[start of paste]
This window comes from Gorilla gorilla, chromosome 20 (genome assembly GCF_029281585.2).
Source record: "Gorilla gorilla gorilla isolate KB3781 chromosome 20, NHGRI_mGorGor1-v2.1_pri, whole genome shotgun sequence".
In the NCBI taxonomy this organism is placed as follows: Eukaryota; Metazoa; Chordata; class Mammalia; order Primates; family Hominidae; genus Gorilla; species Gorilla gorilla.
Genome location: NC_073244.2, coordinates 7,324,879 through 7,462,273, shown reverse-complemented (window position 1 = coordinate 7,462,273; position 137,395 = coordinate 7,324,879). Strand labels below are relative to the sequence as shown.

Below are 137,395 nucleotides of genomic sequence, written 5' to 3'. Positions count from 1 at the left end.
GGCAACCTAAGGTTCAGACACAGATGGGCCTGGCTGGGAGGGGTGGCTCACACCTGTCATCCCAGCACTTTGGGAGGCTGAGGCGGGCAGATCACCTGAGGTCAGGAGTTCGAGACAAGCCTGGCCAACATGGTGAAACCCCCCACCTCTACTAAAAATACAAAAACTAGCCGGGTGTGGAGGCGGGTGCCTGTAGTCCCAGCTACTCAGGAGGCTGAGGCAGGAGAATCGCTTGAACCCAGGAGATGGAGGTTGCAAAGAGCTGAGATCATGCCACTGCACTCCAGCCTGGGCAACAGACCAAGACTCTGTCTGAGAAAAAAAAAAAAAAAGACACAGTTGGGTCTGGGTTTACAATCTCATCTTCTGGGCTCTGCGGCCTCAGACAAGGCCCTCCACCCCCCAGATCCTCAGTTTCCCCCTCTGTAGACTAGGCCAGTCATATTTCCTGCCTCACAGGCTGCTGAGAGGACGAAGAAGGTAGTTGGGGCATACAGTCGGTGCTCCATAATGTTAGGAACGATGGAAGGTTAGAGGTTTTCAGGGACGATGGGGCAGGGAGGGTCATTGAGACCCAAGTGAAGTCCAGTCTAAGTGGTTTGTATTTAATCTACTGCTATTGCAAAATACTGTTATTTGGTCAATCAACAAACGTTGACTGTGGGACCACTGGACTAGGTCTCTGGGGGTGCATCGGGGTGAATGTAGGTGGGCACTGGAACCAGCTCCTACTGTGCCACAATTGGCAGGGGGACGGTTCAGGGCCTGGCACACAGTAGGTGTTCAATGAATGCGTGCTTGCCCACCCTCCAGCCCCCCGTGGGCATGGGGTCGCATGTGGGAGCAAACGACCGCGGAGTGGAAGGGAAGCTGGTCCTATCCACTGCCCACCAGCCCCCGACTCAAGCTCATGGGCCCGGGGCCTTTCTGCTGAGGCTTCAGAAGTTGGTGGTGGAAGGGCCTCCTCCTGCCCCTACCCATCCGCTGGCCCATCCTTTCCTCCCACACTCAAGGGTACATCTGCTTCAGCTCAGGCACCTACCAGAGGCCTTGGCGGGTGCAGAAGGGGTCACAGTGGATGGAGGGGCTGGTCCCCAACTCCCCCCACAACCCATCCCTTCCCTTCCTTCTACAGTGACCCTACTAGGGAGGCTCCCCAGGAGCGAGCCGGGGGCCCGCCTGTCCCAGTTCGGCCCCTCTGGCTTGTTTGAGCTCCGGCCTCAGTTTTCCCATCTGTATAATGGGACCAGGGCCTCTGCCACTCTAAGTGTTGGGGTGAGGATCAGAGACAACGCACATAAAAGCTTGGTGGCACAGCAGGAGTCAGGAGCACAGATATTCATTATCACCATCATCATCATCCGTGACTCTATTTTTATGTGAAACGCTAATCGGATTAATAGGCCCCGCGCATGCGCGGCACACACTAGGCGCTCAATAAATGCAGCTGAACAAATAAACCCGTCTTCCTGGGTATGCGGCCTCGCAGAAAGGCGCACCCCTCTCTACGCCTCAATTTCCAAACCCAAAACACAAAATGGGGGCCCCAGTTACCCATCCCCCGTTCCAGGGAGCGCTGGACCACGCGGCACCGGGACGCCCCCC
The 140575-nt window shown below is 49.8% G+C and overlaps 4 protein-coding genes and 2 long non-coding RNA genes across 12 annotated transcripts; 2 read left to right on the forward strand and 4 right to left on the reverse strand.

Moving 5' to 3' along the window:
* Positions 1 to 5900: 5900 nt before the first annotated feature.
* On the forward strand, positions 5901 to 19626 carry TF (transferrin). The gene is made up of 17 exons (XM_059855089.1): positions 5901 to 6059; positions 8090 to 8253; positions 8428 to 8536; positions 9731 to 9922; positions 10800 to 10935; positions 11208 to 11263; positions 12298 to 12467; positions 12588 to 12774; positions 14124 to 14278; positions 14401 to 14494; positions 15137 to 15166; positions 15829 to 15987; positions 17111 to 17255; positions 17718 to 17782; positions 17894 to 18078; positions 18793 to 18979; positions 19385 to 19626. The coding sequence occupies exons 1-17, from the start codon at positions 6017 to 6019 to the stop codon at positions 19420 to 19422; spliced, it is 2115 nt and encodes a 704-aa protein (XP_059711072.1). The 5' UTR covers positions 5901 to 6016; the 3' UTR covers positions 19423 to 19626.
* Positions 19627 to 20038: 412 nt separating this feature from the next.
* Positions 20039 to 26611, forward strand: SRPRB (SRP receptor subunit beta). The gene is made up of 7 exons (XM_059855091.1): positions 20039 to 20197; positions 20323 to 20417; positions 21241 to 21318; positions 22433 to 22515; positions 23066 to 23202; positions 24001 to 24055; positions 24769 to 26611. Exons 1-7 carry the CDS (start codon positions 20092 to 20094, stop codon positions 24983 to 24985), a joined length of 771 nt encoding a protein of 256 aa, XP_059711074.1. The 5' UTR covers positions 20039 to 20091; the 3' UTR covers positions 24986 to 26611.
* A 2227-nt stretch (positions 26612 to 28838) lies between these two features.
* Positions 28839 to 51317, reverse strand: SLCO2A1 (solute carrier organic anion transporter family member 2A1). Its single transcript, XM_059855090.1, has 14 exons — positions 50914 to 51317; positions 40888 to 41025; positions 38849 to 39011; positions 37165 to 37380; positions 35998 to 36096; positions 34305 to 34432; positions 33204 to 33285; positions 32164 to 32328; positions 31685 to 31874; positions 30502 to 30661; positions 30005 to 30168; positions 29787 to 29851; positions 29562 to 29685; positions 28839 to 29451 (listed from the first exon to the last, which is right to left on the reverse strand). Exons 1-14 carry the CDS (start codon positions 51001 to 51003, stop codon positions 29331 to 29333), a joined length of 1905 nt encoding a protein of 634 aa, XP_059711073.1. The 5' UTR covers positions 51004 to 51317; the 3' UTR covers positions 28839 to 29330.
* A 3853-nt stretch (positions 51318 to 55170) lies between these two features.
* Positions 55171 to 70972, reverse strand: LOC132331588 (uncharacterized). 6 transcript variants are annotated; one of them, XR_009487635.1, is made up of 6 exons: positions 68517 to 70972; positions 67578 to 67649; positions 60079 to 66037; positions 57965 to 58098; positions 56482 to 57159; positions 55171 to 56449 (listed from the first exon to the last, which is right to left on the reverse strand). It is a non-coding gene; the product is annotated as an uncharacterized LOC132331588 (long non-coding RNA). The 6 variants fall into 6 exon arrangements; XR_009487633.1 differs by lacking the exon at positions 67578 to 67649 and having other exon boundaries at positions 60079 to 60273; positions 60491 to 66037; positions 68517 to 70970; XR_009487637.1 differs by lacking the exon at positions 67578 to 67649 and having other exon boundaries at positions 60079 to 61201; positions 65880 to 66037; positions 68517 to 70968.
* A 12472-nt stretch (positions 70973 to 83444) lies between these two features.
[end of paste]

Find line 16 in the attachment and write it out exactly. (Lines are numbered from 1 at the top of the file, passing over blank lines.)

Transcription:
* Positions 55171 to 70972, reverse strand: LOC132331588 (uncharacterized). 6 transcript variants are annotated; one of them, XR_009487635.1, is made up of 6 exons: positions 68517 to 70972; positions 67578 to 67649; positions 60079 to 66037; positions 57965 to 58098; positions 56482 to 57159; positions 55171 to 56449 (listed from the first exon to the last, which is right to left on the reverse strand). It is a non-coding gene; the product is annotated as an uncharacterized LOC132331588 (long non-coding RNA). The 6 variants fall into 6 exon arrangements; XR_009487633.1 differs by lacking the exon at positions 67578 to 67649 and having other exon boundaries at positions 60079 to 60273; positions 60491 to 66037; positions 68517 to 70970; XR_009487637.1 differs by lacking the exon at positions 67578 to 67649 and having other exon boundaries at positions 60079 to 61201; positions 65880 to 66037; positions 68517 to 70968.